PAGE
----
Hello. I'm 31 yo and this is my 3rd pregnancy (prior two pregnancies were normal). I'm currently 36+ weeks, due on April 1st. About a month or so ago, my doctor noticed that my uterus was a little large and ordered a new ultrasound to determine the cause. He said that the results showed excessive amniotic fluid. Since then I have seen him weekly. He started doing pelvic exams early and has done two non-stress tests. So far everything looks normal but at each successive visit he has seemed more nervous/concerned. At my last visit (03/03/99) he ordered another ultrasound (I've had three so far) and bed-rest. On the sonogram orders he had written "polyhydramnios," but I can see no mention of "Level II" (does this mean he only ordered level I/should I be having a level II?). I go in for my ultrasound on Monday 3/8, and return to my doctor on 3/11. The last few days I have been researching polyhydramnios on the web and the information I have found has not been very comforting. How concerned should I be? I like my doctor, but should I be inquiring about being referred to a specialist in high-risk pregnancies? Should I request that a neonatalogist be present at the birth (or that the baby be delivered at a hospital specially equipped for at-risk newborns)? We are in the Henry Ford system (HFMC-Lakeside) and are scheduled to deliver at St. Joseph's - West (in Clinton Twp.). Can you recommend any other specific questions I should be asking the doctor at my next visit? Thank You.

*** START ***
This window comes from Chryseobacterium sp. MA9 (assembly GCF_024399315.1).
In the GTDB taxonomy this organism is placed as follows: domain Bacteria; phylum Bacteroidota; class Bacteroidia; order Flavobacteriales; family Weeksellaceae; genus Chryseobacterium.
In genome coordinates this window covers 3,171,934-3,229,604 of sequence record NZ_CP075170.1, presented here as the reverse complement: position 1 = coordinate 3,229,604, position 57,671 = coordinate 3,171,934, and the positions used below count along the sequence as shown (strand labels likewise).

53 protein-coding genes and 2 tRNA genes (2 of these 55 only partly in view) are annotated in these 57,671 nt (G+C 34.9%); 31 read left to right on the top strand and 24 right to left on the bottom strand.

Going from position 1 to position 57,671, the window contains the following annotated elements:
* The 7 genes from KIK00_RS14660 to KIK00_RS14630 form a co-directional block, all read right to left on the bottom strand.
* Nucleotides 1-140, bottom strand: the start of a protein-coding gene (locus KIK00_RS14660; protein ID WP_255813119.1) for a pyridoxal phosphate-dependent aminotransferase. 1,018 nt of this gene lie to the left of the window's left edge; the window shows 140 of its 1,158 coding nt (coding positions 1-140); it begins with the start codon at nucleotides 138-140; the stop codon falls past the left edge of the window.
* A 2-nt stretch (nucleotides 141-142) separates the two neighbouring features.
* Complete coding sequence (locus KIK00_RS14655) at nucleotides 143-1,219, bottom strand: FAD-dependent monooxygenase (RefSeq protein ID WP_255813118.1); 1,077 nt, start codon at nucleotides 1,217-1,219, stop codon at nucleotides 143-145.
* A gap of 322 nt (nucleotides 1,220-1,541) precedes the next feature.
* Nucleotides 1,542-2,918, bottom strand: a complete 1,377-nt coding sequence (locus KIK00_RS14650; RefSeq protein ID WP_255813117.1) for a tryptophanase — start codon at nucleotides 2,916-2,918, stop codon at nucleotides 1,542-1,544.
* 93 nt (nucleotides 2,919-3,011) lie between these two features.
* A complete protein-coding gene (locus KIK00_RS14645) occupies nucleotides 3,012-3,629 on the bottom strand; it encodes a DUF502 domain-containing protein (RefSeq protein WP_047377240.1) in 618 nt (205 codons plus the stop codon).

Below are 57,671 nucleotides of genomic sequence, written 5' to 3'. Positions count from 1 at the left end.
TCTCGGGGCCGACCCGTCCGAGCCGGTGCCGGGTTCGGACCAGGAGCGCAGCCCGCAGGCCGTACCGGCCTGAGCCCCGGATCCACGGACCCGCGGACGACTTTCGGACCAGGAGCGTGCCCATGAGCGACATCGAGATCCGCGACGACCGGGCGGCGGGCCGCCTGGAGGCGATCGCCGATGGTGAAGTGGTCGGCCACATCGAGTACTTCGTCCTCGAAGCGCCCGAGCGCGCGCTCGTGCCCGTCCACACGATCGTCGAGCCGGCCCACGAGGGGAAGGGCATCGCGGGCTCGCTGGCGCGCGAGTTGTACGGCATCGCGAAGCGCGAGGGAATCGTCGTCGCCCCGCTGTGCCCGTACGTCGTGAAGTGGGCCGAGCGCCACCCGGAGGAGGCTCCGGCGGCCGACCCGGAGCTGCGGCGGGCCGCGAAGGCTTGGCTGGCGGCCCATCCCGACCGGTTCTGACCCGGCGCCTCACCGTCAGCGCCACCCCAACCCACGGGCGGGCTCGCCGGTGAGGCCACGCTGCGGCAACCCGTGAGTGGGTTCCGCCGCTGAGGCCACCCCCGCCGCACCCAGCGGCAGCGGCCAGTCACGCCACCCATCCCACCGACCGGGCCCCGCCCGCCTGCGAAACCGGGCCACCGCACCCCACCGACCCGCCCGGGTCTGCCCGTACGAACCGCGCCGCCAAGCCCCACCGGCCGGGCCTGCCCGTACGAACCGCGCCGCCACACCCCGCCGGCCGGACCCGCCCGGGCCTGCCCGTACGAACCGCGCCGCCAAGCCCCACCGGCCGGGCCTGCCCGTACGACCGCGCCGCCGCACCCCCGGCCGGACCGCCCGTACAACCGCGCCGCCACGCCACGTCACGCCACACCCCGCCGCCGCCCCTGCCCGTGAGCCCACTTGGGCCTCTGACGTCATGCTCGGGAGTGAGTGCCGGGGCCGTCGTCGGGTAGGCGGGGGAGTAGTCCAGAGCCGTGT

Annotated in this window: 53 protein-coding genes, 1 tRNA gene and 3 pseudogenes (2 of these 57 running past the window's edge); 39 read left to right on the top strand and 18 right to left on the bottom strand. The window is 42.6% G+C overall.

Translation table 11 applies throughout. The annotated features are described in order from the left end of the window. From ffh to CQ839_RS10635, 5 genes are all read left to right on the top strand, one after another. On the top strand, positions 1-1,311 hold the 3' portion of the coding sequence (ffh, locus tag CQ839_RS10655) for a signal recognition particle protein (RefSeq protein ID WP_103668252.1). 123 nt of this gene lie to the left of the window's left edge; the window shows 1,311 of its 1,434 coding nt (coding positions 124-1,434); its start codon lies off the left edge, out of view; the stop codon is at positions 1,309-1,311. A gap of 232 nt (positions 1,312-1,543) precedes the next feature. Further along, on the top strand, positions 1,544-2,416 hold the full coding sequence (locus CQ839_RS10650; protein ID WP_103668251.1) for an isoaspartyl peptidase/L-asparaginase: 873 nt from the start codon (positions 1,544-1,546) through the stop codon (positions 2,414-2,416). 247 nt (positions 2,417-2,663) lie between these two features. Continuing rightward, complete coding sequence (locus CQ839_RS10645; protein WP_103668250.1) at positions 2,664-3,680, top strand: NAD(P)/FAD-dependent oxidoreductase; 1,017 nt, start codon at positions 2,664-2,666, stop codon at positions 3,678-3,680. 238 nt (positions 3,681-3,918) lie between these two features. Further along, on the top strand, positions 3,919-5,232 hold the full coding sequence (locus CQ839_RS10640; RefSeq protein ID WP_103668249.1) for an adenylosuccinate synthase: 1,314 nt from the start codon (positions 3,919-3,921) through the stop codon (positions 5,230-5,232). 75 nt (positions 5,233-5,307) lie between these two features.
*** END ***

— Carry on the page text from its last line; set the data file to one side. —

How concerned should you be: it depends on how severe the polyhydramnios is--an amniotic fluid index of 24 to 40 is usually considered mild. Studies vary somewhat but a study of 97 women showed no increase in adverse pregnancy outcomes in women with mild, "unexplained" polyhydramnios. Unexplained meaned the ultrasound doesn't show any fetal abnormalities, you don't have diabetes or you aren't Rh negative and sensitized. As far as seeing a specialist--not usually necessary. Having a neonatalogist present at birth usually isn't needed since you are no longer at risk of delivering a preterm infant. A pediatrician should evaluate the baby for stomach abnormalities that wouldn't show up at birth but with the first feeding. Questions to ask would be how severe is the polyhydramnios and are there any other ultrasound abnormalities.
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